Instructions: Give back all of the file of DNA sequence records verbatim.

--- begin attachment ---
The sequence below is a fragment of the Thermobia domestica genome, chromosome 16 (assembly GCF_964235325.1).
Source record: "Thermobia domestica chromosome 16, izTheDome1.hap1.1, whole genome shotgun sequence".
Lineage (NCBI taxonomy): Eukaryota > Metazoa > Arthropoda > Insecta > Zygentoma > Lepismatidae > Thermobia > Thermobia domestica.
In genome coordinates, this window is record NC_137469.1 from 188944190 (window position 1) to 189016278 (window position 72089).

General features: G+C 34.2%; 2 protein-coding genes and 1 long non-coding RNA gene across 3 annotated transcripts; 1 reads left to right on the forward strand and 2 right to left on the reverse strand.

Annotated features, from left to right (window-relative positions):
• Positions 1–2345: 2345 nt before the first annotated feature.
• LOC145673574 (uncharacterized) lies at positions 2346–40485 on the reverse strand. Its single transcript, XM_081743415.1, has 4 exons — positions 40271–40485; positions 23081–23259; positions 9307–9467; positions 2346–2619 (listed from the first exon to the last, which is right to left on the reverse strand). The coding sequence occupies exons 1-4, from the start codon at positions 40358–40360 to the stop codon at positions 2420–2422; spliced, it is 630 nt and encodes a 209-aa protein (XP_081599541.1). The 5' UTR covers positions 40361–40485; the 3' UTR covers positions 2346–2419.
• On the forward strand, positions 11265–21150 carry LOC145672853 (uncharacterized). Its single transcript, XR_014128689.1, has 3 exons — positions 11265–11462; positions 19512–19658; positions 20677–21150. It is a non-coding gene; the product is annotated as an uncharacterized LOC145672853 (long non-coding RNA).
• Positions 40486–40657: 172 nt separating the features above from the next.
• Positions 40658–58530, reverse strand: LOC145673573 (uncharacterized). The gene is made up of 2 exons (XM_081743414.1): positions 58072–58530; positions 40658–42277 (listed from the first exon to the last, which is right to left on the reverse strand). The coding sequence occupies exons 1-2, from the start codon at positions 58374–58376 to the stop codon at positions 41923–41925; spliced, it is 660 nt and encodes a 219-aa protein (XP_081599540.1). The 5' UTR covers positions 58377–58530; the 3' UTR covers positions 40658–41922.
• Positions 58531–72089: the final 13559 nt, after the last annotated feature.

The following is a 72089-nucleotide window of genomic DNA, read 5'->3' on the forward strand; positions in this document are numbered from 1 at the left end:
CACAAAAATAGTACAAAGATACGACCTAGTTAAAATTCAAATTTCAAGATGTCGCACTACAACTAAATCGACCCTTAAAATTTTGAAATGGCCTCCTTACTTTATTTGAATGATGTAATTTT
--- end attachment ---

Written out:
The sequence below is a fragment of the Thermobia domestica genome, chromosome 16 (assembly GCF_964235325.1).
Source record: "Thermobia domestica chromosome 16, izTheDome1.hap1.1, whole genome shotgun sequence".
Lineage (NCBI taxonomy): Eukaryota > Metazoa > Arthropoda > Insecta > Zygentoma > Lepismatidae > Thermobia > Thermobia domestica.
In genome coordinates, this window is record NC_137469.1 from 188944190 (window position 1) to 189016278 (window position 72089).

General features: G+C 34.2%; 2 protein-coding genes and 1 long non-coding RNA gene across 3 annotated transcripts; 1 reads left to right on the forward strand and 2 right to left on the reverse strand.

Annotated features, from left to right (window-relative positions):
• Positions 1–2345: 2345 nt before the first annotated feature.
• LOC145673574 (uncharacterized) lies at positions 2346–40485 on the reverse strand. Its single transcript, XM_081743415.1, has 4 exons — positions 40271–40485; positions 23081–23259; positions 9307–9467; positions 2346–2619 (listed from the first exon to the last, which is right to left on the reverse strand). The coding sequence occupies exons 1-4, from the start codon at positions 40358–40360 to the stop codon at positions 2420–2422; spliced, it is 630 nt and encodes a 209-aa protein (XP_081599541.1). The 5' UTR covers positions 40361–40485; the 3' UTR covers positions 2346–2419.
• On the forward strand, positions 11265–21150 carry LOC145672853 (uncharacterized). Its single transcript, XR_014128689.1, has 3 exons — positions 11265–11462; positions 19512–19658; positions 20677–21150. It is a non-coding gene; the product is annotated as an uncharacterized LOC145672853 (long non-coding RNA).
• Positions 40486–40657: 172 nt separating the features above from the next.
• Positions 40658–58530, reverse strand: LOC145673573 (uncharacterized). The gene is made up of 2 exons (XM_081743414.1): positions 58072–58530; positions 40658–42277 (listed from the first exon to the last, which is right to left on the reverse strand). The coding sequence occupies exons 1-2, from the start codon at positions 58374–58376 to the stop codon at positions 41923–41925; spliced, it is 660 nt and encodes a 219-aa protein (XP_081599540.1). The 5' UTR covers positions 58377–58530; the 3' UTR covers positions 40658–41922.
• Positions 58531–72089: the final 13559 nt, after the last annotated feature.

The following is a 72089-nucleotide window of genomic DNA, read 5'->3' on the forward strand; positions in this document are numbered from 1 at the left end:
CACAAAAATAGTACAAAGATACGACCTAGTTAAAATTCAAATTTCAAGATGTCGCACTACAACTAAATCGACCCTTAAAATTTTGAAATGGCCTCCTTACTTTATTTGAATGATGTAATTTT